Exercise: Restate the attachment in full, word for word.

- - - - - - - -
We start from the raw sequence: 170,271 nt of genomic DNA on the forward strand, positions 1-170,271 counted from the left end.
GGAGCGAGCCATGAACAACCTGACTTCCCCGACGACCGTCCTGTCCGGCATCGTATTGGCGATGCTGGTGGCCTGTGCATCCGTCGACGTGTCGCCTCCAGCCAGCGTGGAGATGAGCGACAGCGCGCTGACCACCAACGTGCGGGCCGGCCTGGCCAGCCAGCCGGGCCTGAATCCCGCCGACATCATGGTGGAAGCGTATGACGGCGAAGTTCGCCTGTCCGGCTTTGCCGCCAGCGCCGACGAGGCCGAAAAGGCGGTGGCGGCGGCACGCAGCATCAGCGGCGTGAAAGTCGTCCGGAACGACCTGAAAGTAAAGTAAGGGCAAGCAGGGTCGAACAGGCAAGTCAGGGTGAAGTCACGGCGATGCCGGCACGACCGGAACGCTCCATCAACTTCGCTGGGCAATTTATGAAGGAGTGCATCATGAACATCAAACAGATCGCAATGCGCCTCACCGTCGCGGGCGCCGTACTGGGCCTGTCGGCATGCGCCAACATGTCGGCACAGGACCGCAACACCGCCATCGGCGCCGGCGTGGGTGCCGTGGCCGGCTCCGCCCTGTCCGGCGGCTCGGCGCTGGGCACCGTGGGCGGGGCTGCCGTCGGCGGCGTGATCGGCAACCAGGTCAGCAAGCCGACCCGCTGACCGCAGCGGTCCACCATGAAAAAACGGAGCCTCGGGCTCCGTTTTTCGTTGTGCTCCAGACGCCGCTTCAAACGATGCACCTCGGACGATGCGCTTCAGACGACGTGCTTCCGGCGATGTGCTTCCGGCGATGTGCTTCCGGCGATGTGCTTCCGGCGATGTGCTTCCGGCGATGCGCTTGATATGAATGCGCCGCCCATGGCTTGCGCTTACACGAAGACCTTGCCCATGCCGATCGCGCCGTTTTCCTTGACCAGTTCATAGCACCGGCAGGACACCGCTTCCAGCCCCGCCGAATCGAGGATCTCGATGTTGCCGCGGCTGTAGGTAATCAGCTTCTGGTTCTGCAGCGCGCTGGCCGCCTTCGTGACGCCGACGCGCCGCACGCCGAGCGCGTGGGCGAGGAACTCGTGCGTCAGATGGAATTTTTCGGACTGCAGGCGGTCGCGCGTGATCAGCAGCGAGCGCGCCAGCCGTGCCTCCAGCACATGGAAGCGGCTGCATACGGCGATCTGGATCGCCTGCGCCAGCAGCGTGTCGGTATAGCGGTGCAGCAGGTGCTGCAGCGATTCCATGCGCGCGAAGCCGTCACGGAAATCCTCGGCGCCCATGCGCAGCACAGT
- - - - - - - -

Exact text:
We start from the raw sequence: 170,271 nt of genomic DNA on the forward strand, positions 1-170,271 counted from the left end.
GGAGCGAGCCATGAACAACCTGACTTCCCCGACGACCGTCCTGTCCGGCATCGTATTGGCGATGCTGGTGGCCTGTGCATCCGTCGACGTGTCGCCTCCAGCCAGCGTGGAGATGAGCGACAGCGCGCTGACCACCAACGTGCGGGCCGGCCTGGCCAGCCAGCCGGGCCTGAATCCCGCCGACATCATGGTGGAAGCGTATGACGGCGAAGTTCGCCTGTCCGGCTTTGCCGCCAGCGCCGACGAGGCCGAAAAGGCGGTGGCGGCGGCACGCAGCATCAGCGGCGTGAAAGTCGTCCGGAACGACCTGAAAGTAAAGTAAGGGCAAGCAGGGTCGAACAGGCAAGTCAGGGTGAAGTCACGGCGATGCCGGCACGACCGGAACGCTCCATCAACTTCGCTGGGCAATTTATGAAGGAGTGCATCATGAACATCAAACAGATCGCAATGCGCCTCACCGTCGCGGGCGCCGTACTGGGCCTGTCGGCATGCGCCAACATGTCGGCACAGGACCGCAACACCGCCATCGGCGCCGGCGTGGGTGCCGTGGCCGGCTCCGCCCTGTCCGGCGGCTCGGCGCTGGGCACCGTGGGCGGGGCTGCCGTCGGCGGCGTGATCGGCAACCAGGTCAGCAAGCCGACCCGCTGACCGCAGCGGTCCACCATGAAAAAACGGAGCCTCGGGCTCCGTTTTTCGTTGTGCTCCAGACGCCGCTTCAAACGATGCACCTCGGACGATGCGCTTCAGACGACGTGCTTCCGGCGATGTGCTTCCGGCGATGTGCTTCCGGCGATGTGCTTCCGGCGATGTGCTTCCGGCGATGCGCTTGATATGAATGCGCCGCCCATGGCTTGCGCTTACACGAAGACCTTGCCCATGCCGATCGCGCCGTTTTCCTTGACCAGTTCATAGCACCGGCAGGACACCGCTTCCAGCCCCGCCGAATCGAGGATCTCGATGTTGCCGCGGCTGTAGGTAATCAGCTTCTGGTTCTGCAGCGCGCTGGCCGCCTTCGTGACGCCGACGCGCCGCACGCCGAGCGCGTGGGCGAGGAACTCGTGCGTCAGATGGAATTTTTCGGACTGCAGGCGGTCGCGCGTGATCAGCAGCGAGCGCGCCAGCCGTGCCTCCAGCACATGGAAGCGGCTGCATACGGCGATCTGGATCGCCTGCGCCAGCAGCGTGTCGGTATAGCGGTGCAGCAGGTGCTGCAGCGATTCCATGCGCGCGAAGCCGTCACGGAAATCCTCGGCGCCCATGCGCAGCACAGT